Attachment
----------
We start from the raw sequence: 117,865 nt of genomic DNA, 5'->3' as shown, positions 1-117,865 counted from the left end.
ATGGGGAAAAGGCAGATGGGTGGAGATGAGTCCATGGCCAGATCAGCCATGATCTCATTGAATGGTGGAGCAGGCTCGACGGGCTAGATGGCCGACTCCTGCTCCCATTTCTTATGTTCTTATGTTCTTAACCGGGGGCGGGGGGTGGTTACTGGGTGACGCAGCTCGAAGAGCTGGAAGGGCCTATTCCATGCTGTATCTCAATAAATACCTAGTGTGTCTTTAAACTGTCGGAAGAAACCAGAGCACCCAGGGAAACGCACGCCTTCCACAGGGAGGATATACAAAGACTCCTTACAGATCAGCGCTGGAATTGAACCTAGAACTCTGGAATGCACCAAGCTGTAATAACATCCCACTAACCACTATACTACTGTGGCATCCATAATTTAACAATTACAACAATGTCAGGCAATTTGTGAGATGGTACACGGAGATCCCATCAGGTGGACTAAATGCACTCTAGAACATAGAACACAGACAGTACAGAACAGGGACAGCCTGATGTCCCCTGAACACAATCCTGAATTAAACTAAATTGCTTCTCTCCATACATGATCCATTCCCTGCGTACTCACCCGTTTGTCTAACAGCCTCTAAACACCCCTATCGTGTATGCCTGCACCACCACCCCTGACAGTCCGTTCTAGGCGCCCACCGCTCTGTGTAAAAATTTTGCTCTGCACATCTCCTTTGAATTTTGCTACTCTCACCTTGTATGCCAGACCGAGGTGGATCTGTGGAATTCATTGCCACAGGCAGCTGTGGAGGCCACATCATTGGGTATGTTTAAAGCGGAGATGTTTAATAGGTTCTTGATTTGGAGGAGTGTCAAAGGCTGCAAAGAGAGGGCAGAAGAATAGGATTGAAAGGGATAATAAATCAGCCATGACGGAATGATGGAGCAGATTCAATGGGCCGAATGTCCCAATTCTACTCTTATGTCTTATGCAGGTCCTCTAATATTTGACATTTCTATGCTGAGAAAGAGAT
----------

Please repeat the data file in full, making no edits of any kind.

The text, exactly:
We start from the raw sequence: 117,865 nt of genomic DNA, 5'->3' as shown, positions 1-117,865 counted from the left end.
ATGGGGAAAAGGCAGATGGGTGGAGATGAGTCCATGGCCAGATCAGCCATGATCTCATTGAATGGTGGAGCAGGCTCGACGGGCTAGATGGCCGACTCCTGCTCCCATTTCTTATGTTCTTATGTTCTTAACCGGGGGCGGGGGGTGGTTACTGGGTGACGCAGCTCGAAGAGCTGGAAGGGCCTATTCCATGCTGTATCTCAATAAATACCTAGTGTGTCTTTAAACTGTCGGAAGAAACCAGAGCACCCAGGGAAACGCACGCCTTCCACAGGGAGGATATACAAAGACTCCTTACAGATCAGCGCTGGAATTGAACCTAGAACTCTGGAATGCACCAAGCTGTAATAACATCCCACTAACCACTATACTACTGTGGCATCCATAATTTAACAATTACAACAATGTCAGGCAATTTGTGAGATGGTACACGGAGATCCCATCAGGTGGACTAAATGCACTCTAGAACATAGAACACAGACAGTACAGAACAGGGACAGCCTGATGTCCCCTGAACACAATCCTGAATTAAACTAAATTGCTTCTCTCCATACATGATCCATTCCCTGCGTACTCACCCGTTTGTCTAACAGCCTCTAAACACCCCTATCGTGTATGCCTGCACCACCACCCCTGACAGTCCGTTCTAGGCGCCCACCGCTCTGTGTAAAAATTTTGCTCTGCACATCTCCTTTGAATTTTGCTACTCTCACCTTGTATGCCAGACCGAGGTGGATCTGTGGAATTCATTGCCACAGGCAGCTGTGGAGGCCACATCATTGGGTATGTTTAAAGCGGAGATGTTTAATAGGTTCTTGATTTGGAGGAGTGTCAAAGGCTGCAAAGAGAGGGCAGAAGAATAGGATTGAAAGGGATAATAAATCAGCCATGACGGAATGATGGAGCAGATTCAATGGGCCGAATGTCCCAATTCTACTCTTATGTCTTATGCAGGTCCTCTAATATTTGACATTTCTATGCTGAGAAAGAGAT